A non-standard way of looking at the first three noble truths is to rearrange their order: 2,1,3 to give the flow: frustration arises, persists and passes away. Different kinds of frustration have different lengths of duration. In our day-to-day lives we experience frustration of a more-or-less fleeting nature. But frustration has deeper, more persistent levels resulting from: clinging to the aggregates, to self/other, to fabrications, and finally to ignorance itself. Fully following the fourth noble truth, the eight-fold path, allows us to break this more persistent chain of clinging, thus freeing us from more persistent and subtle levels of frustration.

So, to reiterate: your example does not undermine the first noble truth. It partially demonstrates the fourth noble truth in practice.
I thought people who come to the "right view", meaning a view that coincides with what Buddhists consider "right view", without treading the Buddhist path are Pratyekabuddhas? My understanding is that Buddhism accounts for such people because... they're there. If you want to characterize what they do as demonstrating Buddhist teachings, great. They may or may not agree with you.
Some thinkers have posited that you can't have Buddhism without belief in this model of samsaric existence. I don't agree. Notwithstanding, a teaching that falls apart when certain unprovable assumptions are set aside is at a severe disadvantage in a claim to Truth. I don't think all Buddhist schools of thought are susceptible to this problem.
Malcolm wrote:A so called "Buddhist" school that abandons the core tenets the Buddha taught is no longer Buddhist.
Maybe. Do you have an interest in enforcing proprietary rights to the label? I don't.

But who said anything about abandoning anything? Setting an unprovable assumption aside is not the same as abandoning. My point is, if you're whole claim to Truth is founded on the a priori acceptance of certain unprovable assumptions, its not going to be particularly compelling to those who do not already accept those assumptions. Setting something like rebirth aside is not the same as rejecting or abandoning it. You know, it is possible to not accept something and yet hold a neutral disposition. Its reality is unknown. What further implication can be drawn from its proposition? Proceeding as if it is true despite lack of personal knowledge is proceeding on faith - and I have no problem with that approach, but proceeding as such is certainly not compulsory.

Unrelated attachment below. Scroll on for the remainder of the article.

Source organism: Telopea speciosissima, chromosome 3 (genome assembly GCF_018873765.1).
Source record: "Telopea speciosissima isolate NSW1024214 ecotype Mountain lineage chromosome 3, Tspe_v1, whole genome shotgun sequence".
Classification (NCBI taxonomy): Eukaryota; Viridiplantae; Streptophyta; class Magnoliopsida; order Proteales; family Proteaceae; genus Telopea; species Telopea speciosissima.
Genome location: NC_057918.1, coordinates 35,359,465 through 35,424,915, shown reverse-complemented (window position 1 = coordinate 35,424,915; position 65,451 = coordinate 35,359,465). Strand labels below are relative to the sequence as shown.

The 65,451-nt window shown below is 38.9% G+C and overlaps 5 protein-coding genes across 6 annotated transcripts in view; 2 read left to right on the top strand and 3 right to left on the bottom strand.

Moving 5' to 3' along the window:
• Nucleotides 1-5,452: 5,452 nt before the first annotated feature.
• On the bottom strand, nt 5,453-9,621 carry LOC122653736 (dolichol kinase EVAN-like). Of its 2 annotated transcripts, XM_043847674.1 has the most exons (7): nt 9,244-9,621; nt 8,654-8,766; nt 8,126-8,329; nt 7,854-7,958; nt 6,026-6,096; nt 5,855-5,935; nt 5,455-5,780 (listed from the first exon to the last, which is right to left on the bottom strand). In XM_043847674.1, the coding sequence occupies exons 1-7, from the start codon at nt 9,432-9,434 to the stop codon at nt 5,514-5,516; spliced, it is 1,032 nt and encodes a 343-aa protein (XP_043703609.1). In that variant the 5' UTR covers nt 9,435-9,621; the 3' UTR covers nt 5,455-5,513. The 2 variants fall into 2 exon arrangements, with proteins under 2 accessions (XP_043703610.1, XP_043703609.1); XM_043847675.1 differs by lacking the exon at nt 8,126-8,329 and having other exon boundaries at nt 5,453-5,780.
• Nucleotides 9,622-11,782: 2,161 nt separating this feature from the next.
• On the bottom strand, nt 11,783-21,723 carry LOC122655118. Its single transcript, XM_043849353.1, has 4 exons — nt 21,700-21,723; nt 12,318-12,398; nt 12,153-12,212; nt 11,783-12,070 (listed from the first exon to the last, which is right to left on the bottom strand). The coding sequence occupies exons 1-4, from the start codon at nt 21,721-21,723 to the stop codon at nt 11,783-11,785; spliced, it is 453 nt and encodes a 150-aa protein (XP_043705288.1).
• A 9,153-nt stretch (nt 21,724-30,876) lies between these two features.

Where did the Buddha demand faith in rebirth? I don't recall it.

This might be a good point to follow up on Jikan's comment.

Jikan referred to Tendai Daishi / Zhiyi's teaching on the five periods/five flavors.

I think, though, that some other systems of categorization Zhiyi proposed might be more illustrative about a lot of the questions here. The Four Teachings of Doctrine and Four Teachings of Method I think are even more relevant/informative on the subject.

The former basically categorizes teachings based on the prevailing interpretation of anatman/sunyata. If you get caught up in the details of whether he is correctly categorizing a particular sutra or school, you'll miss his arguments. The first and second categories place an unbalanced emphasis on Anatman/Sunyata. The third category balances the absolute and conditioned, but does not fully integrate the two modes of consciousness. The Fourth fully integrates absolute and conditioned. I'm sure that makes little sense in that short description. I'm sorry I really can't do much better in the space of a post.

The latter categorizes teachings based on the method employed by the Buddha in relation to the audience he is addressing - whether he's speaking in terms specific to the person addressed, whether he is resorting to commonly understood conventions, whether he is remediating wrong views, or whether he is speaking his enlightenment directly. These categories are from the Ta Chi Tu Lun, the commentary on one of the Prajna Sutras attributed to Nagarjuna. A particular teaching may be one or a combination of these methods.